Zika Prevention at Camp
As resident camps get ready for the start of summer, we know you are taking the necessary steps to prevent campers in your care from suffering any injuries. Whether it’s climbing, ropes courses and ZIP line safety, aquatic safety, or your staff hiring and training practices, we know there’s a lot to think about.
But this year we have a new concern, the Zika Virus. In fact, infectious disease experts at institutions including the University of Washington and Oxford University have produced a map indicating that two billion people live in areas at risk of Zika virus, including large swathes of the Southern United States.
According to the Centers for Disease Control (CDC), “Zika virus disease (Zika) is a disease caused by Zika virus that is spread to people primarily through the bite of an infected Aedes species mosquito. The most common symptoms of Zika are fever, rash, joint pain, and conjunctivitis (red eyes). The illness is usually mild with symptoms lasting for several days to a week after being bitten by an infected mosquito. People usually don’t get sick enough to go to the hospital, and they very rarely die of Zika. For this reason, many people might not realize they have been infected. However, Zika virus infection during pregnancy can cause a serious birth defect called microcephaly. Once a person has been infected, he or she is likely to be protected from future infections.” While symptoms are usually mild, there have been concerns that Zika infections in pregnant women may be linked to birth defects. Regardless of whether this proves to be the case, reducing exposure to mosquito-borne illnesses is always a good idea.
There are several things you can do to reduce the mosquito population at your camp:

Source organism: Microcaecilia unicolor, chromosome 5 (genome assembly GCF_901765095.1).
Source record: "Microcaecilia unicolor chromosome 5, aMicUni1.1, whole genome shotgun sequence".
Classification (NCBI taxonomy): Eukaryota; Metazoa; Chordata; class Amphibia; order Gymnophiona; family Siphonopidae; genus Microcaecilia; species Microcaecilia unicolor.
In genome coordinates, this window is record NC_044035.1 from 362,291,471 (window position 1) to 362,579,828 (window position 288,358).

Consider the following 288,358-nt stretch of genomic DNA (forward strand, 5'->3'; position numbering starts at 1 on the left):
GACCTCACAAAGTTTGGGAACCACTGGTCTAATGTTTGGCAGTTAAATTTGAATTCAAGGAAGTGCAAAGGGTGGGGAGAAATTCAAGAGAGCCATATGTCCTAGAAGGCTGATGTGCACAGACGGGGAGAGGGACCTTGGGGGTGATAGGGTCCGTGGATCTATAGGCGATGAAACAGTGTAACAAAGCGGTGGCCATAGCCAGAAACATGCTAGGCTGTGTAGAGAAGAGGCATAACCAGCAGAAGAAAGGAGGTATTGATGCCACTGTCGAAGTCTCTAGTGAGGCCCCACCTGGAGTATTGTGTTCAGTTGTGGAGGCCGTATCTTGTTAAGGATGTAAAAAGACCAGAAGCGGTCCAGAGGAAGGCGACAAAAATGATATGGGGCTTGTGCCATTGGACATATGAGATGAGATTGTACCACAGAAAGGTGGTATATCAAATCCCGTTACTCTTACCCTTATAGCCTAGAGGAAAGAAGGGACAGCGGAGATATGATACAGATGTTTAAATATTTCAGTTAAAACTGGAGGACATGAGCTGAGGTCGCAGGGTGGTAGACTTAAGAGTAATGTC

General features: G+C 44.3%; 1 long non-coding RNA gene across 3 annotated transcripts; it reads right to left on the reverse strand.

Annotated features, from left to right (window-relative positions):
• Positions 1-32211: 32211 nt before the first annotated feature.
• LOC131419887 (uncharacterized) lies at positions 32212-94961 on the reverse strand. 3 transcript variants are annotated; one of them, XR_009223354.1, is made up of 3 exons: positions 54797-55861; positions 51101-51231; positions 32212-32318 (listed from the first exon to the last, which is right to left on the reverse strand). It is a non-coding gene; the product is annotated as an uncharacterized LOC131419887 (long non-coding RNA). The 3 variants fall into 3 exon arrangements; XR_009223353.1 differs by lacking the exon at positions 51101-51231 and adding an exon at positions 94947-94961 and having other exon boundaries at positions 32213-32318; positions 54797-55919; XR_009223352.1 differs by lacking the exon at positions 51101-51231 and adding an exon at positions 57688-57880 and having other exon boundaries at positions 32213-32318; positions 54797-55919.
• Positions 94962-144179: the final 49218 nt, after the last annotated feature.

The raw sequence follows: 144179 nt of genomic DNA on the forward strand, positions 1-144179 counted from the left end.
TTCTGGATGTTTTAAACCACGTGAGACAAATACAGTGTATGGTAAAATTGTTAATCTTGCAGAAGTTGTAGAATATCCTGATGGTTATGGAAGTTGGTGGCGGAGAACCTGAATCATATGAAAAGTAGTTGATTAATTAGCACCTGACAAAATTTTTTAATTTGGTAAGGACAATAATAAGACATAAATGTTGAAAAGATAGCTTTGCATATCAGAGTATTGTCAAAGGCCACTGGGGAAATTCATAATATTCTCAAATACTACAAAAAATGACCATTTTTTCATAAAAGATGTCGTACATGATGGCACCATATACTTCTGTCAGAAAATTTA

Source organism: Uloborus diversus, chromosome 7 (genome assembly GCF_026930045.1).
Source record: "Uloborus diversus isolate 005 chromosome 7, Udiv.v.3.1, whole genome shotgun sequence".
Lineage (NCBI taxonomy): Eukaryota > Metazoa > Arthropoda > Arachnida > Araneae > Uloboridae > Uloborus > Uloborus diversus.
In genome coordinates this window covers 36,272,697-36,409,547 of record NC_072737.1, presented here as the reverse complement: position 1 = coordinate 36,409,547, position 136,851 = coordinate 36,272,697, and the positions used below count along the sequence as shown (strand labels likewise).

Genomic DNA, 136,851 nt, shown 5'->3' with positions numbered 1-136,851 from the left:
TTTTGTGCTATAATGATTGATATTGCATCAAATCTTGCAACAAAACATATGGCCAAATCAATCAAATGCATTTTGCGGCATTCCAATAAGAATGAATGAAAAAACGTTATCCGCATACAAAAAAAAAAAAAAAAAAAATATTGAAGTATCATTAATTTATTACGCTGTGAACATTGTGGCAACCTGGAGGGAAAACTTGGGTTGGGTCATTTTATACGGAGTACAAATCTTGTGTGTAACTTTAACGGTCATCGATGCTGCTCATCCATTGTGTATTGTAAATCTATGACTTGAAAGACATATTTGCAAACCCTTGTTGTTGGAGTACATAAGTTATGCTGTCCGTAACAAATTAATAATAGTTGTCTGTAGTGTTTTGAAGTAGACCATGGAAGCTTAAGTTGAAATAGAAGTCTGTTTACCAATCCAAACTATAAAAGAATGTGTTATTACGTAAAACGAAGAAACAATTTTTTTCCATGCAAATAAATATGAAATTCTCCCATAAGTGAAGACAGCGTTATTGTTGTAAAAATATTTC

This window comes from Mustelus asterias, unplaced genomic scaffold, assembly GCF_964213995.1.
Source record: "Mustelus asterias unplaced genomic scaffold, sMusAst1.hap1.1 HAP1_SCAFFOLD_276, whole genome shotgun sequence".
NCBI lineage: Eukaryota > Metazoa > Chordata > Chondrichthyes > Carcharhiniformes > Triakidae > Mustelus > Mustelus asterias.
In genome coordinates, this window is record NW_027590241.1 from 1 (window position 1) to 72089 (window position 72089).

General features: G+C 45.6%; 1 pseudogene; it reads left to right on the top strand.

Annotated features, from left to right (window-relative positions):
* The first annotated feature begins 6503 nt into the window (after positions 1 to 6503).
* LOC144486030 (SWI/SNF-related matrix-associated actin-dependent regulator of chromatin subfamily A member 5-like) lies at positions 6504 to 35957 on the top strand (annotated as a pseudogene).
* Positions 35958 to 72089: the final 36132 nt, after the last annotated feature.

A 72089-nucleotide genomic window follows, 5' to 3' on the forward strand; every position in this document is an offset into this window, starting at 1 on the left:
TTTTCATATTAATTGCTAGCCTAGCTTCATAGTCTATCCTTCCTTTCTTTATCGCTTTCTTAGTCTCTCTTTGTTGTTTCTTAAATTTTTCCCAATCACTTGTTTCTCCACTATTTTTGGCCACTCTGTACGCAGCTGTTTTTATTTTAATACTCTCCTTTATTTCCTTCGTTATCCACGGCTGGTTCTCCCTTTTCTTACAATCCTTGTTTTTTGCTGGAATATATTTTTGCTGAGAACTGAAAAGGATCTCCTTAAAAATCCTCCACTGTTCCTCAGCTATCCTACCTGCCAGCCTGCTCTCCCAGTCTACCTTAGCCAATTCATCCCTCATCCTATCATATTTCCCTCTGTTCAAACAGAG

- Follow the CDC mosquito bite prevention protocols.
- Eliminate or treat standing water at the camp that is not part of usable body of water. This would include things like: Puddles at uneven pavement areas, low areas where water may pool, the tops of tarps, water barrels, blocked/clogged gutters that may having water sitting in them, etc. are good breeding grounds for mosquitos. Drain these areas if possible.
- Consider barrier protection spraying, if possible at your camp. You will probably need to contract out this service and make sure that the service are using Pyrethrins or a similar type non-toxic treatment. Pyrethrins are insecticides that are derived from a naturally occurring compound called pyrethrum found in the chrysanthemum flower. The contractor treating the camp will know what is best used for barrier protection.
- Communicate with the families of campers and make them aware of the steps you are taking to reduce the mosquito population at your camp.
- Don’t forget your employees and medical staff – OSHA issued interim guidance for protecting workers from occupational exposure to Zika Virus, and there are some steps you can take to protect your employees. Here is some guidance from CDC: http://www.cdc.gov/zika/symptoms/.
- Have staff wear long sleeve shirts
- Provide mosquito repellent
- Treat clothing and gear with permethrin or purchase permethrin-treated items.
- Treated clothing remains protective after multiple washings. See product information to learn how long the protection will last.
- If treating items yourself, follow the product instructions carefully.
- Do NOT use permethrin products directly on skin. They are intended to treat clothing.
In summary the only thing you can do is to treat the symptoms.
How to treat the symptoms:
- Get plenty of rest.
- Drink fluids to prevent dehydration.
- Take medicine such as acetaminophen (Tylenol®) or paracetamol to reduce fever and pain.
- Do not take aspirin and other non-steroidal anti-inflammatory drugs (NSAIDS) until dengue can be ruled out to reduce the risk of bleeding.
- If you are taking medicine for another medical condition, talk to your healthcare provider before taking additional medication.
You can learn more here at http://www.cdc.gov/zika/prevention/index.html. Once OSHA releases their guidelines we will update any guidance as needed.
This is just one more challenge for you and your staff to be aware of concerning camp this summer. Take the time to educate your staff and use the resources to protect your campers and staff this summer.